Clinical guidelines provide no recommendations for the pharmacological treatment of AS beyond symptomatic relief and control of concomitant hypertension.10,11 Angiotensin-converting enzyme inhibitors and angiotensin receptor blockers constitute a safe option for blood pressure control, and have been shown to have beneficial myocardial effects.12
When to Intervene?
Class 1 indications for aortic valve replacement are:10,11
- Severe AS with symptoms of exertional dyspnea, angina, or heart failure.
- Severe AS, asymptomatic, but with left ventricular ejection fraction <50%.
- Severe AS, asymptomatic, but undergoing cardiac surgery for other indications.
Class 2a indications for aortic valve replacement are:10,11
- Severe AS, asymptomatic, and at least one of the following: decreased exercise tolerance or ≥10 mmHg drop in blood pressure during exercise, a serum brain natriuretic peptide that is at least threefold the upper reference limit, or an increase of ≥0.3 m/s per year in blood flow velocity across the aortic valve.
- Severe AS with a transvalvular velocity of ≥5 m/s.
Class 2b indications for aortic valve replacement are:10
- Severe AS and a progressive decrease in left ventricular ejection fraction to <60% on three or more serial imaging studies.
- Moderate AS, asymptomatic, but undergoing cardiac surgery for other indications.
In general, symptomatic patients who undergo aortic valve replacement have a better prognosis, enhanced quality of life, and improved left ventricular systolic function.13
Timing and Mode of Intervention
The ideal timing of aortic valve replacement should be determined while considering several factors. First, delaying intervention in asymptomatic patients with severe AS carries a risk of adverse cardiac events (i.e. sudden cardiac death) and contributes to progressive left ventricular remodeling. Conversely, both surgical and transcatheter interventions have their own risks and complications, despite significant advances in the safety and efficacy of these therapies. In addition, all bioprosthetic valves are subject to deterioration over time, and carry a risk of endocarditis and thromboembolic events. Anticoagulation, especially with mechanical valves, is often required and is associated with bleeding-related complications. Therefore, the ideal timing of the procedure is best described as the point in the disease course when the benefits of valve replacement outweigh the risks of the procedure and the untreated native disease.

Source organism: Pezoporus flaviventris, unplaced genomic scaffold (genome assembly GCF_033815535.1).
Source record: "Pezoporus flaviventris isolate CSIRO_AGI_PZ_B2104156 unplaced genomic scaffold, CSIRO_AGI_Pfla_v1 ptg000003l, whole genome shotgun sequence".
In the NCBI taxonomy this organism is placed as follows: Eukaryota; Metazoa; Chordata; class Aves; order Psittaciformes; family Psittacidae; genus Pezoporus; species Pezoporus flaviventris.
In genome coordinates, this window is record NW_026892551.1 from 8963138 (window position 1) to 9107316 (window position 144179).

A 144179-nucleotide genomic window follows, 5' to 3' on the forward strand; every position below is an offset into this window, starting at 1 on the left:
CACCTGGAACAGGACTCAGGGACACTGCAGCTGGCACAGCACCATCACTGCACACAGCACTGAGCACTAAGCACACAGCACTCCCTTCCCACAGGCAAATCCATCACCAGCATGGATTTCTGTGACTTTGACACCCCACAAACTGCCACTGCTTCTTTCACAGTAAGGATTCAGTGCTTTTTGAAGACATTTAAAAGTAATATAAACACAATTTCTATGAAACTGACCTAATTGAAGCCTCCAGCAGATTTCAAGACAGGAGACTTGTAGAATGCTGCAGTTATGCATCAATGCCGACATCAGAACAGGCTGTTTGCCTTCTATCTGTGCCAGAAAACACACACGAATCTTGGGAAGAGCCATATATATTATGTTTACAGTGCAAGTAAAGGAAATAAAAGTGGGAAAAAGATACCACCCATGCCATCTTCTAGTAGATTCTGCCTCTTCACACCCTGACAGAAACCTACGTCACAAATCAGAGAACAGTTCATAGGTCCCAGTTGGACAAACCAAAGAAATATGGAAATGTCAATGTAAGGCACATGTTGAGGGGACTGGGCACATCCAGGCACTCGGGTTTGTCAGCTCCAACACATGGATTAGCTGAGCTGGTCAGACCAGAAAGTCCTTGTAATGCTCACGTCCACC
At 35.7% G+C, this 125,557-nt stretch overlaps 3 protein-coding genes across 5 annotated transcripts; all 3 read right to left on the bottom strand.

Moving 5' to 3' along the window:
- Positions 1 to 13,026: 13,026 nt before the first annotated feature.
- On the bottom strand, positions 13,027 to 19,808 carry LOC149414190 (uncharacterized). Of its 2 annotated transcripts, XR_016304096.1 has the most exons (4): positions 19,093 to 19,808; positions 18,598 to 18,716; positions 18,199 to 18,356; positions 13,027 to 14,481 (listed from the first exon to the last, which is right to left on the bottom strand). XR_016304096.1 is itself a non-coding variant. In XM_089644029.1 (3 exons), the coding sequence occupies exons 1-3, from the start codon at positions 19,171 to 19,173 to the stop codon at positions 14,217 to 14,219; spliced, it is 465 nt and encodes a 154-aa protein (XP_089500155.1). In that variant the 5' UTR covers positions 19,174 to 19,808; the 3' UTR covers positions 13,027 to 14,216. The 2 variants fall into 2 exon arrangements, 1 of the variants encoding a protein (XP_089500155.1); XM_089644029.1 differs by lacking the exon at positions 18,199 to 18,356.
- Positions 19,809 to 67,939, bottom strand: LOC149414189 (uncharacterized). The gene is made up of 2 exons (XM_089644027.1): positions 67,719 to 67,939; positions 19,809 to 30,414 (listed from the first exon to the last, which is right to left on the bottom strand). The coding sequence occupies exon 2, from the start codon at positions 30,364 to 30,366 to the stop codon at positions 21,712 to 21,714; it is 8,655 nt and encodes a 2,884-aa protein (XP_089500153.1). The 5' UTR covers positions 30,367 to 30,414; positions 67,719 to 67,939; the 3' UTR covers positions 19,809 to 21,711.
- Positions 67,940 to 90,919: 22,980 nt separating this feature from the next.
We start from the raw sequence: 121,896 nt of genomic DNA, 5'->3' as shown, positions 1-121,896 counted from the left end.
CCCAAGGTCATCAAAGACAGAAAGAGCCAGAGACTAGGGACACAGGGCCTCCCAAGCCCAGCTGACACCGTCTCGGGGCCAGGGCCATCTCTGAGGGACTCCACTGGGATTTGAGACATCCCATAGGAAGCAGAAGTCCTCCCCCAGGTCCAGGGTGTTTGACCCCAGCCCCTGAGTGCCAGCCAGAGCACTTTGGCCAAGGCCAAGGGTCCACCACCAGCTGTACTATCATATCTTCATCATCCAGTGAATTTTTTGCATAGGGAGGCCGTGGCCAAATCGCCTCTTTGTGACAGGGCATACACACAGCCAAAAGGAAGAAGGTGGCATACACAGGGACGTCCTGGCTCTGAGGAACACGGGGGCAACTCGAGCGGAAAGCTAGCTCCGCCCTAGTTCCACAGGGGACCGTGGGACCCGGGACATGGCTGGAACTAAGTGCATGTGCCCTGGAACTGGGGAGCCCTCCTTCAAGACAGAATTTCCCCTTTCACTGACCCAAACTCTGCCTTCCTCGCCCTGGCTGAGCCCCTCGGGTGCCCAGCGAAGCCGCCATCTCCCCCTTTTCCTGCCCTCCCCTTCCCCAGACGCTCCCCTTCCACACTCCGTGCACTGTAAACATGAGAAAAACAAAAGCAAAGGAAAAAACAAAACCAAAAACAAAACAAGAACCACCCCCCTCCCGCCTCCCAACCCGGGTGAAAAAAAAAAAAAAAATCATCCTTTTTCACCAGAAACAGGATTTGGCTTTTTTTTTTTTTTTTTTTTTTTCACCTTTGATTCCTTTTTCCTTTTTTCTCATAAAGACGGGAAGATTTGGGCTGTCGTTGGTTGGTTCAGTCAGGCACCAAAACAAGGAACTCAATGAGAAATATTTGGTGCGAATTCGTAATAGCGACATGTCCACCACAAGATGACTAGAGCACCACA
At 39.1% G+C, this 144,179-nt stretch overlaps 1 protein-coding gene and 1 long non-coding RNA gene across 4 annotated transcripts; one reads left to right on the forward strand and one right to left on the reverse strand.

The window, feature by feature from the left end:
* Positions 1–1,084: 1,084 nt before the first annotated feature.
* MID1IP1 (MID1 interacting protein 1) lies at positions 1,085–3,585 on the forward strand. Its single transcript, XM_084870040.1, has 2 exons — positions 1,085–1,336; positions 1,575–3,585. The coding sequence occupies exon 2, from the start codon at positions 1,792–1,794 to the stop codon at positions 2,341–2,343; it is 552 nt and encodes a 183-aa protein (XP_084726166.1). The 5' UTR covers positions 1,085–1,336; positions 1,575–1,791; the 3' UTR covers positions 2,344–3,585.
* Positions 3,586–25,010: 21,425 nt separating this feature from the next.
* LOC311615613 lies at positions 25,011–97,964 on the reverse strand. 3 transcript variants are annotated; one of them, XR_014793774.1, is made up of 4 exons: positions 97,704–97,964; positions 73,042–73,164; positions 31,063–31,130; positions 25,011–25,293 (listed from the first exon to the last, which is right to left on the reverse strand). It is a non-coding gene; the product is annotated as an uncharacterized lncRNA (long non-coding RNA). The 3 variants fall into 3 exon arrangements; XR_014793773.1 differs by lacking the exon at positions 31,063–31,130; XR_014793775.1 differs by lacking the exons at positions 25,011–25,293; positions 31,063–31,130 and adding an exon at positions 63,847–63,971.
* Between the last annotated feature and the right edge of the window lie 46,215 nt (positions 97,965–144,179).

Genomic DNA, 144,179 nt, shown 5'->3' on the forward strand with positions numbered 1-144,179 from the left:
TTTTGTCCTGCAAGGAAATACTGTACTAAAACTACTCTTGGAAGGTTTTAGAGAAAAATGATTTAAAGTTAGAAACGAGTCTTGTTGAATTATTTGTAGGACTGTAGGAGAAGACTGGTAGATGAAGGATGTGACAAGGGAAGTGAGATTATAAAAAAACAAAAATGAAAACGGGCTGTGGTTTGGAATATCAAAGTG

The choice between SAVR and TAVR must be based upon careful evaluation of clinical, anatomical, and procedural factors by the Heart Team, weighing the risks and benefits of each approach for an individual patient. The Heart Team recommendation should be discussed with the patient, who can then make an informed treatment choice. According to the 2020 American College of Cardiology Guidelines for the management of valvular heart diseases, SAVR is recommended for patients who are aged <65 years or have a life expectancy >20 years.10 In patients aged between 65 and 80 years without any anatomical contraindication for TAVR, both SAVR and TAVR are equivalent, and the choice should be made based on Heart Team discussion (i.e. to balance expected patient longevity and valve durability) and the patient’s preferences.10 Finally, in those who are aged >80 years or younger patients, but with a short life expectancy (i.e. <10 years), transfemoral TAVR is recommended over SAVR.10 To note, the 2021 European Society of Cardiology Guidelines for the management of valvular heart diseases consider age 75 years as a cut-off point, and surgical risk (low versus high) in guiding the choice between TAVR and SAVR.